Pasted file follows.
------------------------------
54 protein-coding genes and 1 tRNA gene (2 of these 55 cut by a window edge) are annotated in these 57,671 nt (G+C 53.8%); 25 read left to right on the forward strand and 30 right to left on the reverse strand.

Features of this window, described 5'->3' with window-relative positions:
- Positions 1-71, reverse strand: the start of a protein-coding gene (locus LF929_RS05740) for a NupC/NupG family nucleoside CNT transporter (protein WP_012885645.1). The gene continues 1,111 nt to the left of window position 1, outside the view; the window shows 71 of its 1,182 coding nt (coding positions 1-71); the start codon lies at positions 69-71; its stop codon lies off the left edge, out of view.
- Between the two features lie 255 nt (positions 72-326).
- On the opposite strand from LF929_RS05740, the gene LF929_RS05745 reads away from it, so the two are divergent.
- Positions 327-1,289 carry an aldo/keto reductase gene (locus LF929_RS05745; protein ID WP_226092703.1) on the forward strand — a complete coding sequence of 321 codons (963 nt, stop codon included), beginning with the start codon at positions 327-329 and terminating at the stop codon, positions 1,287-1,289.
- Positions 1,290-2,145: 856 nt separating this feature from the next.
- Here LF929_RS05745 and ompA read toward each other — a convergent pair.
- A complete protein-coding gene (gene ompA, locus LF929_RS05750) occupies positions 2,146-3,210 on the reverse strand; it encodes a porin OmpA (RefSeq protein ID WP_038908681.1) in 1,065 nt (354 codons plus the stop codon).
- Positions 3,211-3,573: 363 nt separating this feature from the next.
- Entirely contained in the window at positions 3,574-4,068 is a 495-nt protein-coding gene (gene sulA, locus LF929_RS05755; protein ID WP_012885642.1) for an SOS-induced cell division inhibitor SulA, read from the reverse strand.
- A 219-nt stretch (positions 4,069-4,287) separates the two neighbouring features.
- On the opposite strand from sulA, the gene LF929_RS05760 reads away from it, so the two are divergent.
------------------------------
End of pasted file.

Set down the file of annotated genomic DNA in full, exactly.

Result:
54 protein-coding genes and 1 tRNA gene (2 of these 55 cut by a window edge) are annotated in these 57,671 nt (G+C 53.8%); 25 read left to right on the forward strand and 30 right to left on the reverse strand.

Features of this window, described 5'->3' with window-relative positions:
- Positions 1-71, reverse strand: the start of a protein-coding gene (locus LF929_RS05740) for a NupC/NupG family nucleoside CNT transporter (protein WP_012885645.1). The gene continues 1,111 nt to the left of window position 1, outside the view; the window shows 71 of its 1,182 coding nt (coding positions 1-71); the start codon lies at positions 69-71; its stop codon lies off the left edge, out of view.
- Between the two features lie 255 nt (positions 72-326).
- On the opposite strand from LF929_RS05740, the gene LF929_RS05745 reads away from it, so the two are divergent.
- Positions 327-1,289 carry an aldo/keto reductase gene (locus LF929_RS05745; protein ID WP_226092703.1) on the forward strand — a complete coding sequence of 321 codons (963 nt, stop codon included), beginning with the start codon at positions 327-329 and terminating at the stop codon, positions 1,287-1,289.
- Positions 1,290-2,145: 856 nt separating this feature from the next.
- Here LF929_RS05745 and ompA read toward each other — a convergent pair.
- A complete protein-coding gene (gene ompA, locus LF929_RS05750) occupies positions 2,146-3,210 on the reverse strand; it encodes a porin OmpA (RefSeq protein ID WP_038908681.1) in 1,065 nt (354 codons plus the stop codon).
- Positions 3,211-3,573: 363 nt separating this feature from the next.
- Entirely contained in the window at positions 3,574-4,068 is a 495-nt protein-coding gene (gene sulA, locus LF929_RS05755; protein ID WP_012885642.1) for an SOS-induced cell division inhibitor SulA, read from the reverse strand.
- A 219-nt stretch (positions 4,069-4,287) separates the two neighbouring features.
- On the opposite strand from sulA, the gene LF929_RS05760 reads away from it, so the two are divergent.